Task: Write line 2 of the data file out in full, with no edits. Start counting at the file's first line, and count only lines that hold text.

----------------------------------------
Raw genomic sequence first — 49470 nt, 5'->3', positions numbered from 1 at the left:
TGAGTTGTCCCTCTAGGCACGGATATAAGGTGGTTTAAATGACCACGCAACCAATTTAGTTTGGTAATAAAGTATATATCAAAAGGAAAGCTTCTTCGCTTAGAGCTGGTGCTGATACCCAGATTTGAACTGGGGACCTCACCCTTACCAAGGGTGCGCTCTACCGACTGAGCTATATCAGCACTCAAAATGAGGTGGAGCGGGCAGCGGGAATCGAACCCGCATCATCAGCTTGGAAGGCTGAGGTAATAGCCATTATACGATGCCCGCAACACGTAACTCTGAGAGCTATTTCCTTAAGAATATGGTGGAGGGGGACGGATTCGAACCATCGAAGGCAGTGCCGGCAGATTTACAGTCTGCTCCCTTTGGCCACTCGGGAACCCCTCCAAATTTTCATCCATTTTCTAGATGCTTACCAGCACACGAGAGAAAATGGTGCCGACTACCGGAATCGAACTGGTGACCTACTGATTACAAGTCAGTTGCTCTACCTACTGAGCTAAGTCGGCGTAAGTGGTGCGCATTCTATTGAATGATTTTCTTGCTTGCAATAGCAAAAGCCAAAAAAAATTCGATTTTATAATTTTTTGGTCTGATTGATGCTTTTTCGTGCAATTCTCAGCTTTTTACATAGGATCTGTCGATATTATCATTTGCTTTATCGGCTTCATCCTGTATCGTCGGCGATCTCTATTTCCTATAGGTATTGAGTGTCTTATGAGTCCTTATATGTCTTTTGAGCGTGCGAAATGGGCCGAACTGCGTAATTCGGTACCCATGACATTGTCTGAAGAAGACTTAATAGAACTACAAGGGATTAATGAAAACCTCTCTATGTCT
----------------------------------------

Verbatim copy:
TGAGTTGTCCCTCTAGGCACGGATATAAGGTGGTTTAAATGACCACGCAACCAATTTAGTTTGGTAATAAAGTATATATCAAAAGGAAAGCTTCTTCGCTTAGAGCTGGTGCTGATACCCAGATTTGAACTGGGGACCTCACCCTTACCAAGGGTGCGCTCTACCGACTGAGCTATATCAGCACTCAAAATGAGGTGGAGCGGGCAGCGGGAATCGAACCCGCATCATCAGCTTGGAAGGCTGAGGTAATAGCCATTATACGATGCCCGCAACACGTAACTCTGAGAGCTATTTCCTTAAGAATATGGTGGAGGGGGACGGATTCGAACCATCGAAGGCAGTGCCGGCAGATTTACAGTCTGCTCCCTTTGGCCACTCGGGAACCCCTCCAAATTTTCATCCATTTTCTAGATGCTTACCAGCACACGAGAGAAAATGGTGCCGACTACCGGAATCGAACTGGTGACCTACTGATTACAAGTCAGTTGCTCTACCTACTGAGCTAAGTCGGCGTAAGTGGTGCGCATTCTATTGAATGATTTTCTTGCTTGCAATAGCAAAAGCCAAAAAAAATTCGATTTTATAATTTTTTGGTCTGATTGATGCTTTTTCGTGCAATTCTCAGCTTTTTACATAGGATCTGTCGATATTATCATTTGCTTTATCGGCTTCATCCTGTATCGTCGGCGATCTCTATTTCCTATAGGTATTGAGTGTCTTATGAGTCCTTATATGTCTTTTGAGCGTGCGAAATGGGCCGAACTGCGTAATTCGGTACCCATGACATTGTCTGAAGAAGACTTAATAGAACTACAAGGGATTAATGAAAACCTCTCTATGTCT